1. Find Authentic Voices.
Savvy business owners can utilize this new landscape to find authentic spokespeople for their brands. You no longer have to be a major corporation with a contract with an A-list celebrity; now you can find influencers with similar followings and work with them to get your product, organization, or service in front of highly targeted audiences.
Connecting people with products and services that will improve their lives or solve their problems is a positive thing. For marketers, it’s a privilege. At Go West, we love all of our clients and believe in what they’re doing, so it’s easy to tell their stories and help them spread the word about their businesses and organizations. The beauty of website and search engine marketing is that it’s extremely unobtrusive: You’re providing answers right at the point where people are looking for them.
2. Tell Authentic Stories.
You can also use these new channels to tell authentic stories. Marketing with integrity means telling stories with integrity. It also means providing content that people need and can use. That’s why a good blog should be written based on what viewers and customers might actually be looking for. If you are a home builder, write posts about interior design or when to buy or events happening in your area. That valuable content means people are getting something from their searches, while it also boosts your website profile. You’re getting higher in search results, AND you’re building an authoritative brand, AND you’re providing real value for their customers. Win, Win, Win.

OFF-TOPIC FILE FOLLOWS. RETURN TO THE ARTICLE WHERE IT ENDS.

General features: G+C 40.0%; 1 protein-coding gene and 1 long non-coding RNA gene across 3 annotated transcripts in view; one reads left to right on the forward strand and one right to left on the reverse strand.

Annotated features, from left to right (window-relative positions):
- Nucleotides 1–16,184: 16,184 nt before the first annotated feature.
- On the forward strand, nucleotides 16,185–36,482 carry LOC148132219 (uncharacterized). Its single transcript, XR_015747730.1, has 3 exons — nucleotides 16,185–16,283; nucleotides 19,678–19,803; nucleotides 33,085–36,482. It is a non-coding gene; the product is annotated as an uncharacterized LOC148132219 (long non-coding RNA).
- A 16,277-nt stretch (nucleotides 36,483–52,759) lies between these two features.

Let me reiterate: Google always prioritizes content that is high quality. If you write comprehensive, fresh, helpful, informative posts of strong value, your customers are going to benefit, your brand is going to benefit, and your website is going to benefit.
If you’re a non-profit, you have so many more opportunities to share what your organization is doing. This promotes transparency and helps your donors feel included, like they’re part of a family. You can market in a really beautiful, unobtrusive way that helps create a family around your organization and gives you the chance to stay front of mind by inviting donors to follow you, without constantly sending mailings and making phone calls. You can tell stories about the work you’re doing more frequently and visually than ever. It’s an incredible opportunity.
The Magic of Marketing
Everything about marketing has changed. Nothing about marketing has changed. We’re still using marketing to tell stories about ourselves, who we are, and who we want to be. Marketing can tell you everything about a culture and its priorities at any given time.
That’s the magic of marketing.
Your website, your blog, your social media–all these components combine to create a brand, and that brand tells a story about your business or non-profit. It needs to be authentic, it needs to be high-quality, and it needs to be strategic. What story are you telling?